As was suggested in the last blog, leaders are learners. It is equally true that leaders are teachers. Although not every leader has well-developed gifts and abilities to teach, teaching is the means for communicating all that is important. Just as there are multiple learning styles, there are multiple teaching styles. However one teaches, it is indispensable for leading well.
Paul is portrayed as an itinerant teacher in Acts. Probably his most extensive and intensive teaching took place when at the school of Tyrannus (Acts 19:9-10) in Ephesus over two and a half years. We know through his Epistles he was committed to teaching. Then, in Colossians 1:28 he seems to portray himself and other leaders as teaching every chance they get.
Great leaders must take time to organize their thoughts in ways so that they can communicate them clearly. Leadership author and executive Noel Tichy in The Leadership Engine says, “Simply put, if you aren’t teaching, you aren’t leading.” (p. 57) He goes on to clarify that “Winning leaders consciously think about their experiences. They roll them over in their minds, analyze them and draw lessons from them. They constantly update and refine their views as they acquire new knowledge and experience. And they store them in the form of stories that they use not only to guide their own decisions and actions, but also to teach and lead others. When you hear leaders talk about their lives, you learn their teachable points of view.” (p. 59)
When it comes to teaching biblical truth we must understand why we do so. Walt Hendrickson, in his excellent (but now out-of-print) book, Understand, clarifies succinctly why we teach: “The primary purpose of the Bible is to change our lives, not increase our knowledge.” (p. 34) Far too much teaching is for the sake of the teacher—to share how much he or she has learned. These teachers are often self- and content-centered. Great teachers facilitate learning. Such teachers are others- and learning-centered. As adult learning specialist Jane Vella says, “The professor must die!” By this she means that teachers must ensure that their goal revolves around the learner, not one’s skill or reputation.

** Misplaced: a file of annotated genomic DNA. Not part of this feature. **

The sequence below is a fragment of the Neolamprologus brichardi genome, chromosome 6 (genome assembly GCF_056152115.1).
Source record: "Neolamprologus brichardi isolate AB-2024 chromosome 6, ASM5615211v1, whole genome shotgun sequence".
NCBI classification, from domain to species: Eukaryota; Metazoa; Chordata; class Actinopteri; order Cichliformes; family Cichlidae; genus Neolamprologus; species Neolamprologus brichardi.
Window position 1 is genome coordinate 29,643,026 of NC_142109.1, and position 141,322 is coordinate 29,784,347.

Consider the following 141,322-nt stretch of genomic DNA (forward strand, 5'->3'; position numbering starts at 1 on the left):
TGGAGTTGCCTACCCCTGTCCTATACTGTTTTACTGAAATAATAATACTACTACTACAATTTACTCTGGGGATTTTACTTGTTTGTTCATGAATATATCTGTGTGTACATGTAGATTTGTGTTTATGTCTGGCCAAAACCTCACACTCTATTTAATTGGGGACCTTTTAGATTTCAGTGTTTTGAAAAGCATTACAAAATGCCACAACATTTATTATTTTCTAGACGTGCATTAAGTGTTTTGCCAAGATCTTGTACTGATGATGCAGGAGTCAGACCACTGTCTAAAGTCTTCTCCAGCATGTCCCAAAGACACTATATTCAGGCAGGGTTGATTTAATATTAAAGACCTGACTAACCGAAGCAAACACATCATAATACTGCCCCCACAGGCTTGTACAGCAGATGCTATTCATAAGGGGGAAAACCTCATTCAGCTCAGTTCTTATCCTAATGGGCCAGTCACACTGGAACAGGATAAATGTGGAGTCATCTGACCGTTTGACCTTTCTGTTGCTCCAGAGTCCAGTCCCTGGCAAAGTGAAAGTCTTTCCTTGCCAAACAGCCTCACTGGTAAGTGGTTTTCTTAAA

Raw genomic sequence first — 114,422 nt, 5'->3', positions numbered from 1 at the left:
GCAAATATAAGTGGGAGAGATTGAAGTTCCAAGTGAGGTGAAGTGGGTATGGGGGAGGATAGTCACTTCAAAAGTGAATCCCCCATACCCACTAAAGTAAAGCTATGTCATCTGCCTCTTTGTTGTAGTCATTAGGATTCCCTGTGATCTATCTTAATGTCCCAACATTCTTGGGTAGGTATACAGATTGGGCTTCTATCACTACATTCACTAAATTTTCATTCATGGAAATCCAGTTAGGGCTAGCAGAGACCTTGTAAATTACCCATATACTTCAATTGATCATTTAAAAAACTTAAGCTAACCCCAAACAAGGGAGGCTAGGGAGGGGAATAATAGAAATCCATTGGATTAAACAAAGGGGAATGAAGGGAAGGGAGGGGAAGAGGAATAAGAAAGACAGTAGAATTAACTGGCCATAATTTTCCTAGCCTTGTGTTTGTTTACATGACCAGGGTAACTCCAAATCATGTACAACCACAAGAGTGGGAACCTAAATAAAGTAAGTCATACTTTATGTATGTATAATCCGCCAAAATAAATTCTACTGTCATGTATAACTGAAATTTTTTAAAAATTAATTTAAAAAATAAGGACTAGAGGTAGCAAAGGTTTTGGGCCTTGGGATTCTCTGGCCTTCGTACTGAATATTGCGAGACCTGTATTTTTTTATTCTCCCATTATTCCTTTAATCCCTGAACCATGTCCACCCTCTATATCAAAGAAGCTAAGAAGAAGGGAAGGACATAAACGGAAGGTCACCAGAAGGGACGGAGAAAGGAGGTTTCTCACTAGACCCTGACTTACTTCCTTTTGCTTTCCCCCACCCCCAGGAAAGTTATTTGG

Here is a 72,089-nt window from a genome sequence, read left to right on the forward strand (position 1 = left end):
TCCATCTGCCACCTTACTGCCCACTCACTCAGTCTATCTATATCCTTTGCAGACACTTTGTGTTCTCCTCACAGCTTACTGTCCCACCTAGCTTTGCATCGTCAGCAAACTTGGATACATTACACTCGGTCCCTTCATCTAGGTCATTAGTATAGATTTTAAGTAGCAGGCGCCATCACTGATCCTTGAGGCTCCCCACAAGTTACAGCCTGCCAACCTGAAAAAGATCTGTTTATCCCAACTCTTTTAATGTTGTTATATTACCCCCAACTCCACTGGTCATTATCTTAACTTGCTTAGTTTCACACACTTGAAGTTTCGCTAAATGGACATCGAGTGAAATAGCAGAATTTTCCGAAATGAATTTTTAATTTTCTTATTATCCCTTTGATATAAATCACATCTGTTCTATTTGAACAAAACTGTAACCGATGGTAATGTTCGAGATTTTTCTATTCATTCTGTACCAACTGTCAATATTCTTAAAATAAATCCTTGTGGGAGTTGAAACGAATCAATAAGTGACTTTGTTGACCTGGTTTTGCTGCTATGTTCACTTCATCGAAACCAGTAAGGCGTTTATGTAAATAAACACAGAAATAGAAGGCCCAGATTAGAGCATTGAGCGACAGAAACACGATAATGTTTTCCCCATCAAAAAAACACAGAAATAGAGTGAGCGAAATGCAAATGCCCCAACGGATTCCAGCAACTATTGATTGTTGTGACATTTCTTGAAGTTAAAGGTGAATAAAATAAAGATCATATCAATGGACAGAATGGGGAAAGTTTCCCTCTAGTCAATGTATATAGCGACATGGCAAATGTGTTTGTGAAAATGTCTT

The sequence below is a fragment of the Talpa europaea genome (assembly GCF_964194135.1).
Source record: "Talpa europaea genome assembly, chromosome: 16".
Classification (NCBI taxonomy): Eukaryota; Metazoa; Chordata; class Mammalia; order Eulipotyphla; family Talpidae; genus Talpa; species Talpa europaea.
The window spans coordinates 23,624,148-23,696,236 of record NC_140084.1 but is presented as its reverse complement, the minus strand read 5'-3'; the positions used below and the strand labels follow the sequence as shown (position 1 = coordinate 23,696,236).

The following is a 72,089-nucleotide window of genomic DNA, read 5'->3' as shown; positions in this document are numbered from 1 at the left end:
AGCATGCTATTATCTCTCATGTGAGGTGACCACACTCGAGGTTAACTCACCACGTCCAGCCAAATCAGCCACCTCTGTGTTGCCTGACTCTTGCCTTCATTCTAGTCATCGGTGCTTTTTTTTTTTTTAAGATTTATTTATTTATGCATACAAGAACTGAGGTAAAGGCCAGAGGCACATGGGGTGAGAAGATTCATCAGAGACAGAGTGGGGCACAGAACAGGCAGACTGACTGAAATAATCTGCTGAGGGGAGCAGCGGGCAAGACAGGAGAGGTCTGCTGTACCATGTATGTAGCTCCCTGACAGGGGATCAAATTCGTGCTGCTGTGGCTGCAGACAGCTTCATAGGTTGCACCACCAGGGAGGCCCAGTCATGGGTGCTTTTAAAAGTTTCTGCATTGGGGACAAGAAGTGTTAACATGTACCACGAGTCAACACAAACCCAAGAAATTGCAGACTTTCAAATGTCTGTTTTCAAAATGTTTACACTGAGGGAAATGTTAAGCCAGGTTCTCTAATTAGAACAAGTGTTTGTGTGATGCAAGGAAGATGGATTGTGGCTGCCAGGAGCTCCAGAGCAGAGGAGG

Think for a moment. Write down the name of someone who taught you something significant about life or leadership. Next, what leadership lesson(s) did you learn? Then, how have you personally applied that teaching and what have you purposefully done to teach these lessons to others? If you cannot answer these questions, either the lesson or the teacher may not have been that significant.
By the time a person reaches mid-life, say in one’s 50s, there should be a set of core learning that rises above all others. These “life lessons or messages” are such that you can speak about them naturally, at a moments notice. You have key biblical passages that correlate. You have experiences that illustrate. In short, you can teach with credibility and authority.
- Have you ever taken the time to reflect upon your most significant life lessons and written them down?
- Have you invested worthy time to connect these lessons with biblical passages that clearly relate?
- Have you reflected on how these lessons impacted your life and put them in concise and transferable concepts?
- Have you connected illustrations to these lessons so to make them understandable and memorable?
For an enlightening study, consider the three to five core teachings of Jesus and Paul. What most oozed out of them when they taught? May we follow their leadership.
Next Blog: Paul Finished Well